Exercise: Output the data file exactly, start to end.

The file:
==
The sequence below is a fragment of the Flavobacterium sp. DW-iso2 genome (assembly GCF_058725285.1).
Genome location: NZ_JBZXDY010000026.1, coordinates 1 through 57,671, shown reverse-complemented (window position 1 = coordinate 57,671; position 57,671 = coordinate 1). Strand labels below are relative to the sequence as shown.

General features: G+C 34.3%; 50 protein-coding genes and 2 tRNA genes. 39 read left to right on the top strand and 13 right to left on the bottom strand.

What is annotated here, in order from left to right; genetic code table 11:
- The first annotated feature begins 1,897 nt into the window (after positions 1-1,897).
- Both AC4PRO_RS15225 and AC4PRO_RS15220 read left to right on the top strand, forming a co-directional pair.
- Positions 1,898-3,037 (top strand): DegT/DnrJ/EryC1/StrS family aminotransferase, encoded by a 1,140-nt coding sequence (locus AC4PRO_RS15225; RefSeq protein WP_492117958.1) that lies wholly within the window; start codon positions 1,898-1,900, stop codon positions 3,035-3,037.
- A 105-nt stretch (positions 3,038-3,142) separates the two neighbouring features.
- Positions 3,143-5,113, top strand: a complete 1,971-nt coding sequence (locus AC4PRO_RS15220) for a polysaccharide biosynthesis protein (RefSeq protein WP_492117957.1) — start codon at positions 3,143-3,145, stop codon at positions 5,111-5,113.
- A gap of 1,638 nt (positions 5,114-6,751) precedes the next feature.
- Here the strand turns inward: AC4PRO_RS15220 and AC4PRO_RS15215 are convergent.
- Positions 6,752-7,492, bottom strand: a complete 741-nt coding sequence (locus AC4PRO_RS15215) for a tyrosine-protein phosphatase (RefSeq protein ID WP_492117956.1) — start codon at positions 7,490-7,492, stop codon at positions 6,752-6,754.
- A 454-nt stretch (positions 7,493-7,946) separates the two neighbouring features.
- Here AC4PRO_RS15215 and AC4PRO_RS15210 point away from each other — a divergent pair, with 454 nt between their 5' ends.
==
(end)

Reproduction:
The sequence below is a fragment of the Flavobacterium sp. DW-iso2 genome (assembly GCF_058725285.1).
Genome location: NZ_JBZXDY010000026.1, coordinates 1 through 57,671, shown reverse-complemented (window position 1 = coordinate 57,671; position 57,671 = coordinate 1). Strand labels below are relative to the sequence as shown.

General features: G+C 34.3%; 50 protein-coding genes and 2 tRNA genes. 39 read left to right on the top strand and 13 right to left on the bottom strand.

What is annotated here, in order from left to right; genetic code table 11:
- The first annotated feature begins 1,897 nt into the window (after positions 1-1,897).
- Both AC4PRO_RS15225 and AC4PRO_RS15220 read left to right on the top strand, forming a co-directional pair.
- Positions 1,898-3,037 (top strand): DegT/DnrJ/EryC1/StrS family aminotransferase, encoded by a 1,140-nt coding sequence (locus AC4PRO_RS15225; RefSeq protein WP_492117958.1) that lies wholly within the window; start codon positions 1,898-1,900, stop codon positions 3,035-3,037.
- A 105-nt stretch (positions 3,038-3,142) separates the two neighbouring features.
- Positions 3,143-5,113, top strand: a complete 1,971-nt coding sequence (locus AC4PRO_RS15220) for a polysaccharide biosynthesis protein (RefSeq protein WP_492117957.1) — start codon at positions 3,143-3,145, stop codon at positions 5,111-5,113.
- A gap of 1,638 nt (positions 5,114-6,751) precedes the next feature.
- Here the strand turns inward: AC4PRO_RS15220 and AC4PRO_RS15215 are convergent.
- Positions 6,752-7,492, bottom strand: a complete 741-nt coding sequence (locus AC4PRO_RS15215) for a tyrosine-protein phosphatase (RefSeq protein ID WP_492117956.1) — start codon at positions 7,490-7,492, stop codon at positions 6,752-6,754.
- A 454-nt stretch (positions 7,493-7,946) separates the two neighbouring features.
- Here AC4PRO_RS15215 and AC4PRO_RS15210 point away from each other — a divergent pair, with 454 nt between their 5' ends.